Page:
Legal data analysis and workflow platform Relativity has announced that global law firm Allen & Overy has become a new RelativityOne customer. The application provides a broad set of flexible tools in a secure cloud platform.
The company, which is best known for its work in ediscovery, but now is branching out into supporting transactional AI applications such as Heretik, said: ‘A&O is the first global elite law firm to sign up for RelativityOne and will use the comprehensive SaaS product to expand their successful Advanced Discovery offering.’
Scott Robson, Head of eDiscovery, A&O said: ‘The future of litigation lies in technology and how we harness it in conjunction with legal expertise to meet the clients’ litigation challenges – striking the optimal balance between cost, risk and quality. A&O’s eDiscovery business is taking the first step in meeting this challenge by rolling out our combined legal and technology methodology – offering RelativityOne – to our clients across the globe.’
RelativityOne has seen a more than 200% increase in customers and over 275% growth in data licensed since last August.
Melbourne Law School aims to ‘expose about 400 law students to legal technology that they might use in a future legal career’, the company said.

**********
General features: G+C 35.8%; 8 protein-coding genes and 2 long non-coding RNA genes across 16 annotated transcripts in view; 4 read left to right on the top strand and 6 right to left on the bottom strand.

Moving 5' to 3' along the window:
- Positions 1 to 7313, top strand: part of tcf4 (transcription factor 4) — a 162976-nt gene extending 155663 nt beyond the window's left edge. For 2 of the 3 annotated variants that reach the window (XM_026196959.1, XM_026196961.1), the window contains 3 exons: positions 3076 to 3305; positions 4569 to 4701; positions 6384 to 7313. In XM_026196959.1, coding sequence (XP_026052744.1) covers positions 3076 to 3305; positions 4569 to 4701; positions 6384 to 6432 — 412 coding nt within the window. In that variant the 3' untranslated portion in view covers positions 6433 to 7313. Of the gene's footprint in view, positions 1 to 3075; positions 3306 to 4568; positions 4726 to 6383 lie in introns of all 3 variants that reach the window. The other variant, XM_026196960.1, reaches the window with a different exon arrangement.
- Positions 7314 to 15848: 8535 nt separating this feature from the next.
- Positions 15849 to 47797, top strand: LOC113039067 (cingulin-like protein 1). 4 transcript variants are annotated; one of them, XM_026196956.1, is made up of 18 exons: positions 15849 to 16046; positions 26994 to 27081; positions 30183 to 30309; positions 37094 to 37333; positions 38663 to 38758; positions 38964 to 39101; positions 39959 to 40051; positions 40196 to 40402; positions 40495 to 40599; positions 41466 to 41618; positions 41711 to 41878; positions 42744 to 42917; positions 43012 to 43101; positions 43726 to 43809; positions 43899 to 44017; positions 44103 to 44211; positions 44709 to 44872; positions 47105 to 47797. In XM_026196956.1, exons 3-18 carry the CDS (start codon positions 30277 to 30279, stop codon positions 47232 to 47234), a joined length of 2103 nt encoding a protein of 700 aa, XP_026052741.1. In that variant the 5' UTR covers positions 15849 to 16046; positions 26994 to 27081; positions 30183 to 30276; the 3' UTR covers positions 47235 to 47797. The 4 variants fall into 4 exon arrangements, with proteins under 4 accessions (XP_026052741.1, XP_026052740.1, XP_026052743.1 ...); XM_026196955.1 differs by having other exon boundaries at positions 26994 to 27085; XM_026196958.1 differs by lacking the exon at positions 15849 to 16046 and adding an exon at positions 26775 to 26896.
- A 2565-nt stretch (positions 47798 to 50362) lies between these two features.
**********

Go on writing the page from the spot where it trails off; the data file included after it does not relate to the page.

HighQ will host the new subject, Disputes and Ethics, on its Collaborate platform. The subject will include 70 different teams working on a fictional legal dispute. The HighQ platform will allow integrated communication between the student teams and the Melbourne Law School faculty.
Ajay Patel, Co-Founder and CEO of HighQ, said: ‘HighQ is excited to be a part of this innovative project with the University of Melbourne Law School. This is a unique opportunity to put our legal technology in front of students who will undoubtedly use this experience to help shape their careers in law. We look forward to developing this in conjunction with university staff to make the ODR as beneficial as possible.’
The University of Melbourne Law School has been ranked seventh in the world and first in Australia in the Times Higher Education World University 2018 Subject Rankings for Law.